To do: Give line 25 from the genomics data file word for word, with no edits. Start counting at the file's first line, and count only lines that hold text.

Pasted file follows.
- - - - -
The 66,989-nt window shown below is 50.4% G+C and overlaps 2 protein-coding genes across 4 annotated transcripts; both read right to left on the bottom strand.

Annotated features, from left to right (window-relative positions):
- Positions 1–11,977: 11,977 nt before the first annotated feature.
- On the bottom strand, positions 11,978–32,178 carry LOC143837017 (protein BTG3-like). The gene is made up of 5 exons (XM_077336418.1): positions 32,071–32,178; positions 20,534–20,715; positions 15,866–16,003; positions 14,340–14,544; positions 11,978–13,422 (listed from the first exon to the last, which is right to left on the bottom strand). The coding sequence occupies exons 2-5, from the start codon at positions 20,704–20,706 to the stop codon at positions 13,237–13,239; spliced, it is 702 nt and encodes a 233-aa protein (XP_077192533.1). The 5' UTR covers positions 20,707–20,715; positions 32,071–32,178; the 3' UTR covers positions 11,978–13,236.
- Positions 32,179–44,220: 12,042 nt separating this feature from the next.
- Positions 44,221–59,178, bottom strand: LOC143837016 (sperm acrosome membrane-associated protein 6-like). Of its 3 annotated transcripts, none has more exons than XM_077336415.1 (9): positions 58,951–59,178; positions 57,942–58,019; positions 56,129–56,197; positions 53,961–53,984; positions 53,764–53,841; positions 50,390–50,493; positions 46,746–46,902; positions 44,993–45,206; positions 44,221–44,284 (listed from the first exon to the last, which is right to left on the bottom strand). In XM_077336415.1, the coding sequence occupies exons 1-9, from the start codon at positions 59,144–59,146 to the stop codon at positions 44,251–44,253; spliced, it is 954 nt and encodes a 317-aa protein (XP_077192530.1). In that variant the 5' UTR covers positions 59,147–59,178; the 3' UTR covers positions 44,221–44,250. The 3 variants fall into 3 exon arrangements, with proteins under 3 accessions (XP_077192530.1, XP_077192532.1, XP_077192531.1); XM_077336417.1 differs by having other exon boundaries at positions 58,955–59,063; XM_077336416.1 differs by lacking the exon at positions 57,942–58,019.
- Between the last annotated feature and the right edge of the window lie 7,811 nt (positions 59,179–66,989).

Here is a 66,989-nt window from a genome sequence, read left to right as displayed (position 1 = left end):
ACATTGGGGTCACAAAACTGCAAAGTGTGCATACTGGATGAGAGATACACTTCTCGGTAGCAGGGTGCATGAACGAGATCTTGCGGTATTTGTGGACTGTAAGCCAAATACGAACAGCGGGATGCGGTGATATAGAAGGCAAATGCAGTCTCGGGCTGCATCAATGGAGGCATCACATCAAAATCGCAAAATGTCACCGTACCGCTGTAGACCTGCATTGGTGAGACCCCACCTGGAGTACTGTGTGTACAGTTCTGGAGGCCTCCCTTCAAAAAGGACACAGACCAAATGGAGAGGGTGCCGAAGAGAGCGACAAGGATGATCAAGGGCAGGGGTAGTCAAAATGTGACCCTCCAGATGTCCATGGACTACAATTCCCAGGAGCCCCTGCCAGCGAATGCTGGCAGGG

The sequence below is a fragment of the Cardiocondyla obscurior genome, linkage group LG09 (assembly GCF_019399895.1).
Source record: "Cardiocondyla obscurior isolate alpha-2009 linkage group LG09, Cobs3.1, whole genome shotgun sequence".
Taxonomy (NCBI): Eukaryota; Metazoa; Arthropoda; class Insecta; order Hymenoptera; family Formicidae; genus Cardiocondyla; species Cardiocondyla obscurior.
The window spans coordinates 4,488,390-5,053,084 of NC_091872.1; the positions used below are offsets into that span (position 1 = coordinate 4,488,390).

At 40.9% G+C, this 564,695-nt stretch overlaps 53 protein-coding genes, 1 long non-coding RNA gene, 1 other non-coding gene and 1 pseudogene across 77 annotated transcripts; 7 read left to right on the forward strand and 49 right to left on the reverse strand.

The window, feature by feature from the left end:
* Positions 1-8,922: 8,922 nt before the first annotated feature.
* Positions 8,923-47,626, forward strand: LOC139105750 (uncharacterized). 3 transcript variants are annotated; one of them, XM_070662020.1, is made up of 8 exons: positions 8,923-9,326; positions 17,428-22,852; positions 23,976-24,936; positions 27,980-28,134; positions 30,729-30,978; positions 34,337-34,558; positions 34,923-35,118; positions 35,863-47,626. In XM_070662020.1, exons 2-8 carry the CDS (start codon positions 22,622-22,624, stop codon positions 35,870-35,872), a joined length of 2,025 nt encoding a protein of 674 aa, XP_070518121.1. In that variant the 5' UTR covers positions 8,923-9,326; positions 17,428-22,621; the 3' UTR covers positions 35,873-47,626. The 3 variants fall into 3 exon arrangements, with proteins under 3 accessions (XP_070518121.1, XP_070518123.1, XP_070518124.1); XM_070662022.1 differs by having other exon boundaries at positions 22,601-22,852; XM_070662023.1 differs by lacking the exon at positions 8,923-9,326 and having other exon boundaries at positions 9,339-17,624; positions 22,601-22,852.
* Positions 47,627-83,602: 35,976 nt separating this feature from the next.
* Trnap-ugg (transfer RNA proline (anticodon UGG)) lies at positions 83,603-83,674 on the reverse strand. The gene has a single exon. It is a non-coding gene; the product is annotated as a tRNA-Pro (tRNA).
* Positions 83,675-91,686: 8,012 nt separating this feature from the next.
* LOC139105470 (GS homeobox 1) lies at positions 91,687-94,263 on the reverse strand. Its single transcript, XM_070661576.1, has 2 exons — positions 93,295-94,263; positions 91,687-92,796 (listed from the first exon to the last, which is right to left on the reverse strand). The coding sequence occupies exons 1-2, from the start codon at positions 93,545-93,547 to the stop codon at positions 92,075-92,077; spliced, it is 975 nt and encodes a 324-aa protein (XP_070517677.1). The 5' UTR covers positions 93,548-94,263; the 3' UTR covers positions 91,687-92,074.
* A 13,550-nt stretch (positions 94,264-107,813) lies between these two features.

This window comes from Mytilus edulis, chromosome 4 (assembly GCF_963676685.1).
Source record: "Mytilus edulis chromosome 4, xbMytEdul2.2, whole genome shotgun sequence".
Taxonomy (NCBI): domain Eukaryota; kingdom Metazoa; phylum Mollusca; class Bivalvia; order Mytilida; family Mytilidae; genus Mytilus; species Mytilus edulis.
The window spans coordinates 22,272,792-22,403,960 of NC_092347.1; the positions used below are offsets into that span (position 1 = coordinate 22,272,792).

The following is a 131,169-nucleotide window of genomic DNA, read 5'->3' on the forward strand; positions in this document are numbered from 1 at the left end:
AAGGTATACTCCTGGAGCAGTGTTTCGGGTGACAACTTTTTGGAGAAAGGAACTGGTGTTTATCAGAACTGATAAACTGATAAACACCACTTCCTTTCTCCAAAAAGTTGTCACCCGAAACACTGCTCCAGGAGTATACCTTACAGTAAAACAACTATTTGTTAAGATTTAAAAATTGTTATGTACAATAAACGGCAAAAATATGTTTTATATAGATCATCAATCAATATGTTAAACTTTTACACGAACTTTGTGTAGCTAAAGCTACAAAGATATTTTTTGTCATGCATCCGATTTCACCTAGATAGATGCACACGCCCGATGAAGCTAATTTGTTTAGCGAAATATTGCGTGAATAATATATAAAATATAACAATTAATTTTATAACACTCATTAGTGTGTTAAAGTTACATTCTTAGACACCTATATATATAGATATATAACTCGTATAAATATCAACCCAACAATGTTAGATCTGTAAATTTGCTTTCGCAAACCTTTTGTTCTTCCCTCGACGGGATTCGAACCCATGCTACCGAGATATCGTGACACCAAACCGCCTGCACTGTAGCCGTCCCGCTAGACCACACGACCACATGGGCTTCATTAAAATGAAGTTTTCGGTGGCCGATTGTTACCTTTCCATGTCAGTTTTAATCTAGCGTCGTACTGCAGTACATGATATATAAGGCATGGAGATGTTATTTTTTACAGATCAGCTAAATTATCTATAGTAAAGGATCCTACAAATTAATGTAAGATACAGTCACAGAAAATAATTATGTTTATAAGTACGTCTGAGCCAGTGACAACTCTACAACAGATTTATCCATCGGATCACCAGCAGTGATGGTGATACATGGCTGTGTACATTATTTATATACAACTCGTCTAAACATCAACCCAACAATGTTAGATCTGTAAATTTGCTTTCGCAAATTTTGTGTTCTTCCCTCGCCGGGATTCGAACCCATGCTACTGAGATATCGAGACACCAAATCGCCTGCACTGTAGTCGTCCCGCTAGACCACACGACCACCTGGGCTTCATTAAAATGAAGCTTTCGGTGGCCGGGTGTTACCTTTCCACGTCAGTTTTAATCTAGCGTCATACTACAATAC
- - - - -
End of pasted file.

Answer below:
Taxonomy (NCBI): domain Eukaryota; kingdom Metazoa; phylum Mollusca; class Bivalvia; order Mytilida; family Mytilidae; genus Mytilus; species Mytilus edulis.